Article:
I’ll pick up more of my dad’s story in future posts, including how he met my mom and my childhood.
Somewhere I’ve got a photo of my dad in his “work clothes” (actually, he wore this all the time) – a pair of brown Dickies work pants and a solid color Hanes pocket T-shirt, often in black. A ball cap (nearly always black or navy blue), his black-rimmed safety glasses, and a deep tan (I didn’t get his flawless Italian complexion) completed the look.
His wedding ring sat unworn on his dresser – not a slight to my mom; a practical concession to the dangers of working at the mill. He’d seen several men lose their fingers or whole hand when their wedding ring caught in a piece of machinery. So a watch (that probably spent time in his pocket rather than his wrist) was the only jewelry he wore.
For now, let me jump to my toddler years. Dad worked swing shifts – spending a week or so on “days” (7am-3pm) then a week or so of 2nd shift, and occasionally working 3rd / nights. Eventually he was able to pull seniority to get a daytime schedule nearly all the time. Clairton is a good hour’s drive from where we lived. So to get there by 7am and avoid the rush hour traffic, he tried to be out the door by 5:30am. That meant he got up at 5 or earlier on workdays.
One of my sweetest toddler memories happened on the occasional morning when I’d hear him get up, and I’d crawl out of bed to see what he was up to. I learned his routine and it’s sounds– he had his own bathroom at one end of the house (I’m not sure why, but I think years of trying to share one bathroom among 10 people turned my dad into a man who wanted his own bathroom and wanted everyone else to have the same, so we had 3) and he’d spend a short while down there showering and shaving. I’d hear him come into the kitchen, where he’d turn on the light at the far end of the house so as not to disturb mom or me and read his Bible while drinking a cup of coffee.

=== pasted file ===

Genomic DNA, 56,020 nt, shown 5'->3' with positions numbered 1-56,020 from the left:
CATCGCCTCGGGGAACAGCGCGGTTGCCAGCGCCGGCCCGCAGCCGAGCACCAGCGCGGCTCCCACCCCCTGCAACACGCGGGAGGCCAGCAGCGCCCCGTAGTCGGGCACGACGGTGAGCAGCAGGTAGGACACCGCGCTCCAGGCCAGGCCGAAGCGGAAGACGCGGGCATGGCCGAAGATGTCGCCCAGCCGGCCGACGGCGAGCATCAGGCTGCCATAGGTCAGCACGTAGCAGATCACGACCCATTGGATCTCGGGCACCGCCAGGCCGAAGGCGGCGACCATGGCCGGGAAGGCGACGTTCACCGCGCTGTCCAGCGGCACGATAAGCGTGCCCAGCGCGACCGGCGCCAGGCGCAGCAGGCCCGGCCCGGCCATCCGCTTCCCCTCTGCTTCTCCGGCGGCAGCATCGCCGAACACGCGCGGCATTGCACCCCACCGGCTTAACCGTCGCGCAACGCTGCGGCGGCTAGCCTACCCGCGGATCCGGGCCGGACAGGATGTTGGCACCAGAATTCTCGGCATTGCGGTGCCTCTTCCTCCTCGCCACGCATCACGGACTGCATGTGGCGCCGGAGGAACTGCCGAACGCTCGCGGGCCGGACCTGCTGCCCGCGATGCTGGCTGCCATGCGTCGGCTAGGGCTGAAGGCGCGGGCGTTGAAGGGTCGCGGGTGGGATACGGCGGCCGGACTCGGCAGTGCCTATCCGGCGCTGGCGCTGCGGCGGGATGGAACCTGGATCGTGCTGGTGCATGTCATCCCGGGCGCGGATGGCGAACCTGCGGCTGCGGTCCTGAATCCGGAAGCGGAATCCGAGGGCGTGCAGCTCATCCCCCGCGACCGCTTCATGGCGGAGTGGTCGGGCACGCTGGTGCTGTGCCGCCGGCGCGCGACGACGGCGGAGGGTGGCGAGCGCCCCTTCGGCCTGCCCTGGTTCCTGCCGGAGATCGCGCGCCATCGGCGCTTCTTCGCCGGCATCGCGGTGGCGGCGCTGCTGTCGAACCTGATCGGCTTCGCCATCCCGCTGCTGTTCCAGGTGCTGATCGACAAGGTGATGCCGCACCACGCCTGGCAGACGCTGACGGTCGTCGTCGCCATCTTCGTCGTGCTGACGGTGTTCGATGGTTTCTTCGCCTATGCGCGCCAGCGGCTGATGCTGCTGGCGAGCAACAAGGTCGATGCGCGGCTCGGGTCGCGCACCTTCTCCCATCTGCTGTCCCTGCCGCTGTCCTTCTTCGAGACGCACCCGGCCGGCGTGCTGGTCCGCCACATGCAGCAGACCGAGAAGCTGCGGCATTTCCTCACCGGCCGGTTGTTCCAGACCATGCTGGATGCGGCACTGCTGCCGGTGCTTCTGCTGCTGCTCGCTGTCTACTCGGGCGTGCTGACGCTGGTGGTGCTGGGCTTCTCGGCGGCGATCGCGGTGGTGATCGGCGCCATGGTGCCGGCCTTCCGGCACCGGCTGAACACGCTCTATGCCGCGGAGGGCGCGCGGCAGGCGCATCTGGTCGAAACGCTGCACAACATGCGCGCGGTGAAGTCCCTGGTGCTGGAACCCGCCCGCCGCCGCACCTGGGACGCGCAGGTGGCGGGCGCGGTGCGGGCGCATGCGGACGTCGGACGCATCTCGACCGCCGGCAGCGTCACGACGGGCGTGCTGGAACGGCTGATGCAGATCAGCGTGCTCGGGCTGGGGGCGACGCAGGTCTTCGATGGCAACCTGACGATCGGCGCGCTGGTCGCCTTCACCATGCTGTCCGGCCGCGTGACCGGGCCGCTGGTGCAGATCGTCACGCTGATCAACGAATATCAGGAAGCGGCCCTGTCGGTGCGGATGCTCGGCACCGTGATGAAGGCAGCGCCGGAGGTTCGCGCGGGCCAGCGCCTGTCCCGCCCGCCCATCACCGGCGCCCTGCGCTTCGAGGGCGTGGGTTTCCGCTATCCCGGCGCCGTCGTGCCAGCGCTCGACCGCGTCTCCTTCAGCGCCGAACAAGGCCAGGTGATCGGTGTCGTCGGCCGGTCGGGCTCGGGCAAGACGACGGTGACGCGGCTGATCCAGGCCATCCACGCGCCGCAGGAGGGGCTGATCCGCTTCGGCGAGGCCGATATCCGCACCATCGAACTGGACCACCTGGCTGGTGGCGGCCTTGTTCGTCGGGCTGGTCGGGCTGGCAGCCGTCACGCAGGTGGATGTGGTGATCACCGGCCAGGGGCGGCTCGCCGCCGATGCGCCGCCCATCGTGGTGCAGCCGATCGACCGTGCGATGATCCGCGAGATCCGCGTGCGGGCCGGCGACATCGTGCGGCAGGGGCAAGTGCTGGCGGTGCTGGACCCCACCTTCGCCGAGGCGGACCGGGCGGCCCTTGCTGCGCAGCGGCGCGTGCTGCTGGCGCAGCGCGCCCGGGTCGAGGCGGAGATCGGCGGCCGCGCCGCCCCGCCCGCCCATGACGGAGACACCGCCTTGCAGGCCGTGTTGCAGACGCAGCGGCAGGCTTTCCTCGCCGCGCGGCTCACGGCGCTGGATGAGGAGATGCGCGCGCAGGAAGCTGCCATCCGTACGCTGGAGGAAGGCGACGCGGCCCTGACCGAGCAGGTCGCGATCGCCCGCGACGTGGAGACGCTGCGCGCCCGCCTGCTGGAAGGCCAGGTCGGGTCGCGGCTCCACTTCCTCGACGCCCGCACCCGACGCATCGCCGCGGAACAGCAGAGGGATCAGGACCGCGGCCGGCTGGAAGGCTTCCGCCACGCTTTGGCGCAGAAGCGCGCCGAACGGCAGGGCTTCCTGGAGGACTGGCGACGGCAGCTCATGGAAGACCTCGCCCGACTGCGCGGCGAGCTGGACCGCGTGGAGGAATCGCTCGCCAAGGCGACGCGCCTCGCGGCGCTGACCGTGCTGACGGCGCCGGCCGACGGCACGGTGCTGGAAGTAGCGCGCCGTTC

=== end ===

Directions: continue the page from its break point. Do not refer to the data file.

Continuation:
I’d toddle out and find him reading under the bare light bulb (I’ll talk about this later, but he built our house himself, and some of the finer details – like light fixtures – didn’t get finished for a while).
He’d scoop me up for a kiss and some father-daughter time, then scoot me back to bed so he could leave on time and hit the road for another 8 hour day at the mill.
I picked up “the wee sma’s” phrase from the Anne of Green Gables books – one of the older ladies that Anne knew used this colloquialism for the “wee small” hours of the morning. It’s always been one of my favorites.